Parents warned: Schools to install truancy officers as 124,000 children taken out of class

Robert Halfon, chairman of the Commons Education Committee, said that many of the 124,000 missing students had simply never returned to school after being kept away during the Covid-19 lock-in. The government’s proposal to address the problem does not go far enough, he said.

The MP, who has raised his concerns with Education Secretary Nadhim Zahawi, wants schools to recruit staff who will visit parents and ensure that children attend lessons.

A school white paper published last week contains plans for a register of missing children, which the ministers say will help ensure that no child is lost from the system. Mr Halfon said: “I support the register but it will not bring these students back to school.

“What is needed is for schools to work with parents.

“124,000 children have not returned to school in total. These” ghost children “have not returned to school after the pandemic.

“What we need are field workers who reach out to parents to get their children back to school.”

He said schools could hire additional staff with the help of “catching up” government funding to help students make up for lost education during the Covid locks.

“My opinion is that schools can use fundraising money to appoint field workers to engage with parents and bring these children back to school.

“The foreign minister should have a computer on his desk that shows every school in the country where students are absent and how many there are.”

A study by Children’s Commissioner Dame Rachel de Souza, the government-appointed watchdog for children, found that 124,000 students missed more than half of school sessions in the fall of 2021.

She wrote to all municipalities in England to find out what information they had about children falling through the gaps in the system. It turned out that many authorities do not know how many children in their area are missing school, educated at home or completely uneducated, and some do not even know how many children are in their area.

She warned that some children had “fallen off the radar” before the pandemic, but said there were other children who have not returned after locks.

Last night, she said: “While most children go to school every day, there are tens, even hundreds of thousands, who are permanently or severely absent, and many lack education altogether, for all sorts of reasons.

“That’s why I started my attendance audit to better understand where these children are and what obstacles there are for them to return to school. I am convinced that the best way to secure the future of every child is to get them to learn. at school. “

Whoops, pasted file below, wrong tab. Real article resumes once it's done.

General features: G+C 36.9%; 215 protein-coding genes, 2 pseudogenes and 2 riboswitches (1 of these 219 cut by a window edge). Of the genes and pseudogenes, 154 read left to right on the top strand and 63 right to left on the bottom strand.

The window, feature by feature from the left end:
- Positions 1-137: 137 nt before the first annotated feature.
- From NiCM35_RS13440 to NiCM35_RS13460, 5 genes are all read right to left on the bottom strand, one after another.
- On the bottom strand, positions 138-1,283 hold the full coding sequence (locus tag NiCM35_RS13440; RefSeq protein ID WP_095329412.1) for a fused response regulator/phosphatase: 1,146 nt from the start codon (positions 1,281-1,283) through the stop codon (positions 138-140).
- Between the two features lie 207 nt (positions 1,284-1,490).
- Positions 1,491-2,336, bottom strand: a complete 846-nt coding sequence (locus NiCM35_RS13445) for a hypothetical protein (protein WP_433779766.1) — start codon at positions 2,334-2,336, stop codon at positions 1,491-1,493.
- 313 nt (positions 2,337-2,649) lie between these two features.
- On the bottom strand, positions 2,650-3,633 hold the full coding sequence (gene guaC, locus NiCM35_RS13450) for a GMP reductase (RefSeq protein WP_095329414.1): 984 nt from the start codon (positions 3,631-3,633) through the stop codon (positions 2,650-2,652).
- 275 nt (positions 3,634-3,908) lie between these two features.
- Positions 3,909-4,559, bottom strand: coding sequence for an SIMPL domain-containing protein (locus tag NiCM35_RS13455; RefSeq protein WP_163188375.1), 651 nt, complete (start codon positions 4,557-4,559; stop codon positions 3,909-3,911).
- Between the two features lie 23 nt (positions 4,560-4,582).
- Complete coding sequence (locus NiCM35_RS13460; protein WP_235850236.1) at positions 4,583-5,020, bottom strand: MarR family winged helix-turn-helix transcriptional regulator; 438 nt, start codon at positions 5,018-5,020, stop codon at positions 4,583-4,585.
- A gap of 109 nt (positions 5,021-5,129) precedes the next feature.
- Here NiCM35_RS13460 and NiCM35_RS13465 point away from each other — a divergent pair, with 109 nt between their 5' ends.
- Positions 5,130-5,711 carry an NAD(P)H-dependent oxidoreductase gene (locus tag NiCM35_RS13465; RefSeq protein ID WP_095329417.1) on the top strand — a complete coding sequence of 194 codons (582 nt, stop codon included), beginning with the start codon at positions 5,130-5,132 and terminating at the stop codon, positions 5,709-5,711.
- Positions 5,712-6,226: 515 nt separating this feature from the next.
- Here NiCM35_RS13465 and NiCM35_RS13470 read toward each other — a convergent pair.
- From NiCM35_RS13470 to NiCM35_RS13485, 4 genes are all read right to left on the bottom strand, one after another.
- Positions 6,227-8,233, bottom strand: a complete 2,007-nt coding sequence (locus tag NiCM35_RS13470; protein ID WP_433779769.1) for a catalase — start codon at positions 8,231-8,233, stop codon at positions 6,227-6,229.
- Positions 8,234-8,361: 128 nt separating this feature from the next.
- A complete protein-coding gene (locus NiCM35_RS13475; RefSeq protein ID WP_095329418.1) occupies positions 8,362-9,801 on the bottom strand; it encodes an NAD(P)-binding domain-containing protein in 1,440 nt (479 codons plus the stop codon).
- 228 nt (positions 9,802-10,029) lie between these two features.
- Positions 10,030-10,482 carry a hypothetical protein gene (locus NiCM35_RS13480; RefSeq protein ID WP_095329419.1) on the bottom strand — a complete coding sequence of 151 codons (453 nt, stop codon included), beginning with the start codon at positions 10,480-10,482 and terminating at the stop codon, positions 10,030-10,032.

She added: “Since it is difficult to make up for lost learning if you do not go to school, it is reasonable to consider flexibility in catching up on funding as part of that support if it is appropriate for the individual child.”

The Commissioner’s Office is currently conducting a more detailed study of the problem, which will report later in the year.

The government’s school white paper, part of the Queen’s speech last week, contains a series of measures to improve attendance. The proposed register for children who do not go to school is designed to help local authorities and teachers identify students who need support.

Other measures are to require each school to publish a clear attendance policy and to introduce legislation to ensure that each school follows attendance.

Schools were hit by unprecedented disruption during the Covid-19 pandemic. In England, they were closed to most children from March 2020 to the end of August and closed again in January 2021 until March of that year.

The Commons Education Committee has described this as “nothing short of a national disaster for children and young people” and a study by the Department for Education found that students in some parts of the country fell almost six months later.

The government has provided £ 5 billion in what it calls catch-up funding. This includes funding for summer schools, teacher training and a “recovery premium” paid directly to schools.

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